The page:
1926 Volvo OV4

Volvo ÖV 4 is the first car built by Volvo. The designation ÖV 4 stands for “Öppen Vagn 4 cylindrar” in Swedish, which means Open Carriage 4 cylinders. The model ÖV 4 was often referred to as “Jakob” but that was just a name for one of the 10 pre-series ÖV 4 that was ready on 25 July, Jakob’s name-day. All 10 prototypes were assembled in Stockholm at the company AB Galco, Hälsingegatan 41 where Gustav Larson worked at that time. Only one of the 10 pre-series cars manufactured during 1926 was saved for posterity and is housed at the Volvo Museum in Gothenburg, Sweden.

The engine was designed by Gustav Larson and its main chassis components by Jan G. Smith, a designer who had worked many years in the American automobile industry and returned to Sweden in 1924. Many of Jan G. Smith’s original drawings for the ÖV4 and other technical papers that he collected in America are saved in the archive of the National Museum of Science and Technology in Stockholm, Sweden.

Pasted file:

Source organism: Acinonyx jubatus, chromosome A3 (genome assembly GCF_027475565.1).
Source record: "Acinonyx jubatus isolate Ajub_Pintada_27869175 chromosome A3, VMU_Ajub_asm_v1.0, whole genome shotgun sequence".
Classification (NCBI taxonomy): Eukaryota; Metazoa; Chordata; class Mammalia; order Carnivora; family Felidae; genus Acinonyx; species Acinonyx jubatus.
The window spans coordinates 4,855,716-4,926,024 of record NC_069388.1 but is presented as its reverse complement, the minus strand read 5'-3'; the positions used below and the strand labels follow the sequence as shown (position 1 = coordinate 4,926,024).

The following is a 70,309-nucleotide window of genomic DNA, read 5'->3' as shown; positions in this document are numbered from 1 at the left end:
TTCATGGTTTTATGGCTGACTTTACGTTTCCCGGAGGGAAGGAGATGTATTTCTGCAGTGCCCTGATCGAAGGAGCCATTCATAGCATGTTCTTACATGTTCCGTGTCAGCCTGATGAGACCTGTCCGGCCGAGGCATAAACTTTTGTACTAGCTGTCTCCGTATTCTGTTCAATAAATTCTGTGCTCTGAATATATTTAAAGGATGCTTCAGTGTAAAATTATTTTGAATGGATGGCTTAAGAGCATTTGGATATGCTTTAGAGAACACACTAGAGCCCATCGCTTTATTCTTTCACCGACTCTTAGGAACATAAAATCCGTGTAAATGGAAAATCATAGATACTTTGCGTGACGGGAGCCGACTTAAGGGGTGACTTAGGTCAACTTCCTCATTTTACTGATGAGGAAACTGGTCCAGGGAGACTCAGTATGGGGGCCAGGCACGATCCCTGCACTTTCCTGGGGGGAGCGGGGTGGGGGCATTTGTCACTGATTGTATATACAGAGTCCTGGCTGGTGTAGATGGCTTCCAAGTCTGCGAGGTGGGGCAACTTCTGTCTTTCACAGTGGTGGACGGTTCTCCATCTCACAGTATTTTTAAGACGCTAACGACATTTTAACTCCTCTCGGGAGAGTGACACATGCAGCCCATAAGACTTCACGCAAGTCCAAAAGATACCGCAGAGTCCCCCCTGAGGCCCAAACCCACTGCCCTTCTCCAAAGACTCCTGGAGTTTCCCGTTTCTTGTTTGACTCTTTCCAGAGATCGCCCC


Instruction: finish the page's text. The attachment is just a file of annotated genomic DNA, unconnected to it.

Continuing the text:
When the first series produced ÖV4 was about to drive out of the factory and engineer Eric Carlberg put it into first gear, the car went backwards, where the car was actually in reverse gear. The explanation was that the differential gear in the rear axle had been fitted incorrectly. This mistake delayed the introduction by one day and the official introduction day for the ÖV4 was then adjusted to 14 April 1927, the day AB Volvo officially says the automobile company Volvo was “born”— this is from a marketing point of view. The company as an automobile company was born as a subsidiary company to SKF on 10 August 1926. The cabriolet was not very successful in the Swedish climate; the covered version, PV 4, was introduced in the end of 1928. Between 1927 and 1929 a total of 996 cars were manufactured.

In Detail

engine Inline-4
position Front Longitudinal
displacement 1944 cc / 118.6 in³
power 20.9 kw / 28 bhp
specific output 14.4 bhp per litre
driven wheels RWD
f brake size mm / in
r brake size mm / in
wheelbase 2950 mm / 116.1 in
gear ratios :1